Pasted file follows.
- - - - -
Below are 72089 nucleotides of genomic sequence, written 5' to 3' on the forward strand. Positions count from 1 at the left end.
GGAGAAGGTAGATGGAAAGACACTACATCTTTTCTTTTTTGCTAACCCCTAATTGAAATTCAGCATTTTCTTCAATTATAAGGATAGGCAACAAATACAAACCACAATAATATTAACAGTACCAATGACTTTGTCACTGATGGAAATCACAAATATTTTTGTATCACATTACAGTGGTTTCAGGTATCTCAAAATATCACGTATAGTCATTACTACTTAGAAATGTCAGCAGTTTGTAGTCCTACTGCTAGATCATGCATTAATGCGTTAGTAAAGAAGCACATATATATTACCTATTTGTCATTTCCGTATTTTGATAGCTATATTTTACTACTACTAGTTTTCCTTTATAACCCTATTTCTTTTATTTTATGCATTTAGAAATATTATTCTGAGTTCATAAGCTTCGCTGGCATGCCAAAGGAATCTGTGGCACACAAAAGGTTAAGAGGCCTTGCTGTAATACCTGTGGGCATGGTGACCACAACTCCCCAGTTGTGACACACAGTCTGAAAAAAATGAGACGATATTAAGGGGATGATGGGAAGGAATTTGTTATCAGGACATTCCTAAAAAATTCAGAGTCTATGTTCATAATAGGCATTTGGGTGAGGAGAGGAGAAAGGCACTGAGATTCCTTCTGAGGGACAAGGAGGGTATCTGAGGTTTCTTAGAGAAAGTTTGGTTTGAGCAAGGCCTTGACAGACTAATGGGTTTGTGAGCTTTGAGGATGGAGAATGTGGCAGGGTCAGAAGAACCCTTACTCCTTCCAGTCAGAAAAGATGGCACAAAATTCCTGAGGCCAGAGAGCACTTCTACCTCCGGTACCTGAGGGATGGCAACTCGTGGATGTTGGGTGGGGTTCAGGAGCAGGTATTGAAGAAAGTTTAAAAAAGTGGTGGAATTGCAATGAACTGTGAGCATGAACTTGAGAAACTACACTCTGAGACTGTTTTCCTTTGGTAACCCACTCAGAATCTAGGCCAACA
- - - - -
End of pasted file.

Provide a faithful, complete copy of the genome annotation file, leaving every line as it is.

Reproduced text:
Below are 72089 nucleotides of genomic sequence, written 5' to 3' on the forward strand. Positions count from 1 at the left end.
GGAGAAGGTAGATGGAAAGACACTACATCTTTTCTTTTTTGCTAACCCCTAATTGAAATTCAGCATTTTCTTCAATTATAAGGATAGGCAACAAATACAAACCACAATAATATTAACAGTACCAATGACTTTGTCACTGATGGAAATCACAAATATTTTTGTATCACATTACAGTGGTTTCAGGTATCTCAAAATATCACGTATAGTCATTACTACTTAGAAATGTCAGCAGTTTGTAGTCCTACTGCTAGATCATGCATTAATGCGTTAGTAAAGAAGCACATATATATTACCTATTTGTCATTTCCGTATTTTGATAGCTATATTTTACTACTACTAGTTTTCCTTTATAACCCTATTTCTTTTATTTTATGCATTTAGAAATATTATTCTGAGTTCATAAGCTTCGCTGGCATGCCAAAGGAATCTGTGGCACACAAAAGGTTAAGAGGCCTTGCTGTAATACCTGTGGGCATGGTGACCACAACTCCCCAGTTGTGACACACAGTCTGAAAAAAATGAGACGATATTAAGGGGATGATGGGAAGGAATTTGTTATCAGGACATTCCTAAAAAATTCAGAGTCTATGTTCATAATAGGCATTTGGGTGAGGAGAGGAGAAAGGCACTGAGATTCCTTCTGAGGGACAAGGAGGGTATCTGAGGTTTCTTAGAGAAAGTTTGGTTTGAGCAAGGCCTTGACAGACTAATGGGTTTGTGAGCTTTGAGGATGGAGAATGTGGCAGGGTCAGAAGAACCCTTACTCCTTCCAGTCAGAAAAGATGGCACAAAATTCCTGAGGCCAGAGAGCACTTCTACCTCCGGTACCTGAGGGATGGCAACTCGTGGATGTTGGGTGGGGTTCAGGAGCAGGTATTGAAGAAAGTTTAAAAAAGTGGTGGAATTGCAATGAACTGTGAGCATGAACTTGAGAAACTACACTCTGAGACTGTTTTCCTTTGGTAACCCACTCAGAATCTAGGCCAACA